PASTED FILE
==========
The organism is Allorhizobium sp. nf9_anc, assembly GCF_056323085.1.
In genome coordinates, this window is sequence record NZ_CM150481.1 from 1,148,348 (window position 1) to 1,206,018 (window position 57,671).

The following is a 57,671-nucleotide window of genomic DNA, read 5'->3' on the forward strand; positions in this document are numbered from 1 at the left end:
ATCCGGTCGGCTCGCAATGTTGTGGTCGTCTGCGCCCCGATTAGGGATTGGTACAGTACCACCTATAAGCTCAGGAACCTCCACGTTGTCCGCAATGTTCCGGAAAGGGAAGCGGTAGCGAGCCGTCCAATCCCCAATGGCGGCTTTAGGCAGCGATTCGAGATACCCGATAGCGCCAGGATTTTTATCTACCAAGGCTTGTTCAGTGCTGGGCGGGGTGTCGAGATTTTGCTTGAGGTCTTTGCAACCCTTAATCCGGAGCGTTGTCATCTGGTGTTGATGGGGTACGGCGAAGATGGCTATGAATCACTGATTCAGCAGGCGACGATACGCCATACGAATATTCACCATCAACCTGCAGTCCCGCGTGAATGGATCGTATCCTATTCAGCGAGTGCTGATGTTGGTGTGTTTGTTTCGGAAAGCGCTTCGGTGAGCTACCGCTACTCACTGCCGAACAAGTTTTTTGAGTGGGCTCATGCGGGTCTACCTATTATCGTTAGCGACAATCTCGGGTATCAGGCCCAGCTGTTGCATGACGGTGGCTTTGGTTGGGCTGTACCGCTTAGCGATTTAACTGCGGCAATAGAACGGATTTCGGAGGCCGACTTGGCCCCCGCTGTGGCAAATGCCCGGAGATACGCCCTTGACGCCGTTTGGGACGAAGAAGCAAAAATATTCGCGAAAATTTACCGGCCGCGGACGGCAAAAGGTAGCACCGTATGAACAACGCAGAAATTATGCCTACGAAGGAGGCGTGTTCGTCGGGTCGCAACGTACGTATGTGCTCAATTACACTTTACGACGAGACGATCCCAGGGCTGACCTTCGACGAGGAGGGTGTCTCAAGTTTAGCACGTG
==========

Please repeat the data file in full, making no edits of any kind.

The organism is Allorhizobium sp. nf9_anc, assembly GCF_056323085.1.
In genome coordinates, this window is sequence record NZ_CM150481.1 from 1,148,348 (window position 1) to 1,206,018 (window position 57,671).

The following is a 57,671-nucleotide window of genomic DNA, read 5'->3' on the forward strand; positions in this document are numbered from 1 at the left end:
ATCCGGTCGGCTCGCAATGTTGTGGTCGTCTGCGCCCCGATTAGGGATTGGTACAGTACCACCTATAAGCTCAGGAACCTCCACGTTGTCCGCAATGTTCCGGAAAGGGAAGCGGTAGCGAGCCGTCCAATCCCCAATGGCGGCTTTAGGCAGCGATTCGAGATACCCGATAGCGCCAGGATTTTTATCTACCAAGGCTTGTTCAGTGCTGGGCGGGGTGTCGAGATTTTGCTTGAGGTCTTTGCAACCCTTAATCCGGAGCGTTGTCATCTGGTGTTGATGGGGTACGGCGAAGATGGCTATGAATCACTGATTCAGCAGGCGACGATACGCCATACGAATATTCACCATCAACCTGCAGTCCCGCGTGAATGGATCGTATCCTATTCAGCGAGTGCTGATGTTGGTGTGTTTGTTTCGGAAAGCGCTTCGGTGAGCTACCGCTACTCACTGCCGAACAAGTTTTTTGAGTGGGCTCATGCGGGTCTACCTATTATCGTTAGCGACAATCTCGGGTATCAGGCCCAGCTGTTGCATGACGGTGGCTTTGGTTGGGCTGTACCGCTTAGCGATTTAACTGCGGCAATAGAACGGATTTCGGAGGCCGACTTGGCCCCCGCTGTGGCAAATGCCCGGAGATACGCCCTTGACGCCGTTTGGGACGAAGAAGCAAAAATATTCGCGAAAATTTACCGGCCGCGGACGGCAAAAGGTAGCACCGTATGAACAACGCAGAAATTATGCCTACGAAGGAGGCGTGTTCGTCGGGTCGCAACGTACGTATGTGCTCAATTACACTTTACGACGAGACGATCCCAGGGCTGACCTTCGACGAGGAGGGTGTCTCAAGTTTAGCACGTG